Women’s Work from Farm to Fashion
A “textile” is any material made of interlacing fibers. Clothing and bedding, woven from fibers from plants or animals, have been the most common textiles for centuries. From the earliest days of Frederick County, textiles usually were produced at home, by hand, by women. Likewise, most clothing and bedding were utilitarian: durability and function mattered more than style.
The history of textile production in Frederick illustrates the transformation of home-based work meeting a family’s needs into industrial manufacturing that met wide-spread consumer demand. Machines produced textiles more efficiently and in varieties and quantities far beyond the capacity of a woman at home.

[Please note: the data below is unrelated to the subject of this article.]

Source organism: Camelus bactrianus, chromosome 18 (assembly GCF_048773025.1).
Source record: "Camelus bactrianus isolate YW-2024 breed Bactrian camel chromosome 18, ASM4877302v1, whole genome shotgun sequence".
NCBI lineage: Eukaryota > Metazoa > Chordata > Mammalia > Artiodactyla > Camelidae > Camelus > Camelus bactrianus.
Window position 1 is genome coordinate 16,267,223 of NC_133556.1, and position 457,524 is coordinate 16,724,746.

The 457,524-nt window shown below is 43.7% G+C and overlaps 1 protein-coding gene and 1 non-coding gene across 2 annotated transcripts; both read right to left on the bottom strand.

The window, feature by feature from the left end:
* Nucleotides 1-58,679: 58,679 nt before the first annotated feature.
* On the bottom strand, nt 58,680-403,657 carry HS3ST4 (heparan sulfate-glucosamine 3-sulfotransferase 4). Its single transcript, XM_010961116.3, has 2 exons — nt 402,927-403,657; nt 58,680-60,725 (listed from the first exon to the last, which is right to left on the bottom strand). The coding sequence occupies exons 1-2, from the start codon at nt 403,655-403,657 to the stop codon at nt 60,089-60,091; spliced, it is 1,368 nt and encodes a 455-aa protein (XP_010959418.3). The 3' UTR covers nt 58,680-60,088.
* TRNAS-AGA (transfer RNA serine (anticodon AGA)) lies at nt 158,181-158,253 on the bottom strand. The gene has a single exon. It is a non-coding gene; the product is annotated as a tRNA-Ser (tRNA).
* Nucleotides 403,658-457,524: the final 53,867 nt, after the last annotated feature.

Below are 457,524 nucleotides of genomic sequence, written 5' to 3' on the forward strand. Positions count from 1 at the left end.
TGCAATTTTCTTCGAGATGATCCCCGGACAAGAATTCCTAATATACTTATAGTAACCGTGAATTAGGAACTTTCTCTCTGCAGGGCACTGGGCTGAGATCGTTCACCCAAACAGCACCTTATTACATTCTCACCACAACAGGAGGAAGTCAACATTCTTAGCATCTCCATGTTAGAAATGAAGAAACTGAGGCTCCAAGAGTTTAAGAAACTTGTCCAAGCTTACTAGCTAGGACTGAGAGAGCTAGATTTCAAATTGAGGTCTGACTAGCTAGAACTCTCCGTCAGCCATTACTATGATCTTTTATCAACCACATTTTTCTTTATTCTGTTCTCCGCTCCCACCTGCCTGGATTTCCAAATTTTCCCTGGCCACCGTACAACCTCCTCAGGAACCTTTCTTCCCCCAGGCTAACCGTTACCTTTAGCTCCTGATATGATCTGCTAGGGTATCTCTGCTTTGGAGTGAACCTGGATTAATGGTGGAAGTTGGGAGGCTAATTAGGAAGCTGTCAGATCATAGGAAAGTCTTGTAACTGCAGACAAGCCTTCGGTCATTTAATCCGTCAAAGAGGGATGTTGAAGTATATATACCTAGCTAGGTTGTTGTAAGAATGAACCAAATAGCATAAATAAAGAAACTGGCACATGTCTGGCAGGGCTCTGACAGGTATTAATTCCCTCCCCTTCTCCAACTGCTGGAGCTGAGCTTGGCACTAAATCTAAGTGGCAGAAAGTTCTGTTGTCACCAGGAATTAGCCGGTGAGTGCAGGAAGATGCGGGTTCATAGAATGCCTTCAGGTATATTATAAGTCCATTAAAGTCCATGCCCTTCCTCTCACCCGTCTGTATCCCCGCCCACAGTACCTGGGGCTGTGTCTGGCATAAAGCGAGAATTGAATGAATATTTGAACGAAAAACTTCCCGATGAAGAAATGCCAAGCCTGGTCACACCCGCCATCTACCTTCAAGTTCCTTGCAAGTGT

Over generations, as people migrated from farms to towns – and towns became linked to cities by trains then cars – local retailers reflected the emerging consumer interest with style; general stores were transformed by ready-to-wear clothing. The revolution in America away from customized, handmade textiles that were meant to last a lifetime toward regularly buying new, disposable goods to keep up with the latest fashion trends is a story about consumerism and how women were central to that change.
On display at Heritage Frederick March 1 – December 31, 2023. Museum open Wednesday through Saturday, 10:00 am to 4:00 pm. Click here for tickets >>